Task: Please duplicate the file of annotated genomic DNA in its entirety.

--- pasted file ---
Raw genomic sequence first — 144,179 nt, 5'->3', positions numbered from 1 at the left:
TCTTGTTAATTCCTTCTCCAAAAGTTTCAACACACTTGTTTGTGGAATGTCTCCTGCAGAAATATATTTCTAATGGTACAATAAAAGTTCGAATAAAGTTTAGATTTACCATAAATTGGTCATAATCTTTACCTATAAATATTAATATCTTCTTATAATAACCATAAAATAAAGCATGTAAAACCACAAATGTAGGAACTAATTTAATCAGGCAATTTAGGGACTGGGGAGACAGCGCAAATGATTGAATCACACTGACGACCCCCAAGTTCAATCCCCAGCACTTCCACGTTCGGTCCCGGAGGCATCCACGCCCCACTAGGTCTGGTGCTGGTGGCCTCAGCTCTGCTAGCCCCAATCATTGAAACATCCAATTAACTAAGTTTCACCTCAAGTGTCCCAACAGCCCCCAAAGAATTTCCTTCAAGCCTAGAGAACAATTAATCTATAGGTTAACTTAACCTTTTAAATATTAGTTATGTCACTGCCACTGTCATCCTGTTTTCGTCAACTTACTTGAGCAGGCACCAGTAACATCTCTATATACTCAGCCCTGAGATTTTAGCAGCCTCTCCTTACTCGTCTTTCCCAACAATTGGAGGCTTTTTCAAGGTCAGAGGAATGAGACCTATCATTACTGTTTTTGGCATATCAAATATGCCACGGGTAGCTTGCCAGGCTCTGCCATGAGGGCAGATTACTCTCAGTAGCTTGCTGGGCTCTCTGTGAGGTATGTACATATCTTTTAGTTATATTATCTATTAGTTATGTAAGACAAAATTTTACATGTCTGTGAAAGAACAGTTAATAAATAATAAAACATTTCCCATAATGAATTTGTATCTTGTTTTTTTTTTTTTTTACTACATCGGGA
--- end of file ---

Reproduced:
Raw genomic sequence first — 144,179 nt, 5'->3', positions numbered from 1 at the left:
TCTTGTTAATTCCTTCTCCAAAAGTTTCAACACACTTGTTTGTGGAATGTCTCCTGCAGAAATATATTTCTAATGGTACAATAAAAGTTCGAATAAAGTTTAGATTTACCATAAATTGGTCATAATCTTTACCTATAAATATTAATATCTTCTTATAATAACCATAAAATAAAGCATGTAAAACCACAAATGTAGGAACTAATTTAATCAGGCAATTTAGGGACTGGGGAGACAGCGCAAATGATTGAATCACACTGACGACCCCCAAGTTCAATCCCCAGCACTTCCACGTTCGGTCCCGGAGGCATCCACGCCCCACTAGGTCTGGTGCTGGTGGCCTCAGCTCTGCTAGCCCCAATCATTGAAACATCCAATTAACTAAGTTTCACCTCAAGTGTCCCAACAGCCCCCAAAGAATTTCCTTCAAGCCTAGAGAACAATTAATCTATAGGTTAACTTAACCTTTTAAATATTAGTTATGTCACTGCCACTGTCATCCTGTTTTCGTCAACTTACTTGAGCAGGCACCAGTAACATCTCTATATACTCAGCCCTGAGATTTTAGCAGCCTCTCCTTACTCGTCTTTCCCAACAATTGGAGGCTTTTTCAAGGTCAGAGGAATGAGACCTATCATTACTGTTTTTGGCATATCAAATATGCCACGGGTAGCTTGCCAGGCTCTGCCATGAGGGCAGATTACTCTCAGTAGCTTGCTGGGCTCTCTGTGAGGTATGTACATATCTTTTAGTTATATTATCTATTAGTTATGTAAGACAAAATTTTACATGTCTGTGAAAGAACAGTTAATAAATAATAAAACATTTCCCATAATGAATTTGTATCTTGTTTTTTTTTTTTTTTACTACATCGGGA